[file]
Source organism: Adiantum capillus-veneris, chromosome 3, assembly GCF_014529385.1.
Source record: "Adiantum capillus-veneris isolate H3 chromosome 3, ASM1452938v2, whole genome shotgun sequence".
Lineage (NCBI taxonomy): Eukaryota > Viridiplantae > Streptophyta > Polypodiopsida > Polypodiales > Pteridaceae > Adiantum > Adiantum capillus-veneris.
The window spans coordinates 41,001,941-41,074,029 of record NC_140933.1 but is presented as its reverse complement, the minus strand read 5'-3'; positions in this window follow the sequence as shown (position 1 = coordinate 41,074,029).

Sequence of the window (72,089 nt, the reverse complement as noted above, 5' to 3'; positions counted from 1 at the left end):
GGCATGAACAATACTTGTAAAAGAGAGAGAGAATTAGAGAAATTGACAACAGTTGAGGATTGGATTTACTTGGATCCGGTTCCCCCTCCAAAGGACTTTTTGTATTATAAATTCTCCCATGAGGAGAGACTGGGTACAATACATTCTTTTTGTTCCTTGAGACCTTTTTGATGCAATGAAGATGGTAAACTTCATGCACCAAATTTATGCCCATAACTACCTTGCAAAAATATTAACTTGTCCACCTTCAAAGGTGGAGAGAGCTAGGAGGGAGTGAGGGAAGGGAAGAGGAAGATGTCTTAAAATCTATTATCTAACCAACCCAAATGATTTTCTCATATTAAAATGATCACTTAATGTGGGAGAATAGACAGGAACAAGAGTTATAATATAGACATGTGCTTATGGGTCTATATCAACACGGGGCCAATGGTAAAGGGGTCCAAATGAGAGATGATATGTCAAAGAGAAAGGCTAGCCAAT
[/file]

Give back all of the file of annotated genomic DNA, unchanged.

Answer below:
Source organism: Adiantum capillus-veneris, chromosome 3, assembly GCF_014529385.1.
Source record: "Adiantum capillus-veneris isolate H3 chromosome 3, ASM1452938v2, whole genome shotgun sequence".
Lineage (NCBI taxonomy): Eukaryota > Viridiplantae > Streptophyta > Polypodiopsida > Polypodiales > Pteridaceae > Adiantum > Adiantum capillus-veneris.
The window spans coordinates 41,001,941-41,074,029 of record NC_140933.1 but is presented as its reverse complement, the minus strand read 5'-3'; positions in this window follow the sequence as shown (position 1 = coordinate 41,074,029).

Sequence of the window (72,089 nt, the reverse complement as noted above, 5' to 3'; positions counted from 1 at the left end):
GGCATGAACAATACTTGTAAAAGAGAGAGAGAATTAGAGAAATTGACAACAGTTGAGGATTGGATTTACTTGGATCCGGTTCCCCCTCCAAAGGACTTTTTGTATTATAAATTCTCCCATGAGGAGAGACTGGGTACAATACATTCTTTTTGTTCCTTGAGACCTTTTTGATGCAATGAAGATGGTAAACTTCATGCACCAAATTTATGCCCATAACTACCTTGCAAAAATATTAACTTGTCCACCTTCAAAGGTGGAGAGAGCTAGGAGGGAGTGAGGGAAGGGAAGAGGAAGATGTCTTAAAATCTATTATCTAACCAACCCAAATGATTTTCTCATATTAAAATGATCACTTAATGTGGGAGAATAGACAGGAACAAGAGTTATAATATAGACATGTGCTTATGGGTCTATATCAACACGGGGCCAATGGTAAAGGGGTCCAAATGAGAGATGATATGTCAAAGAGAAAGGCTAGCCAAT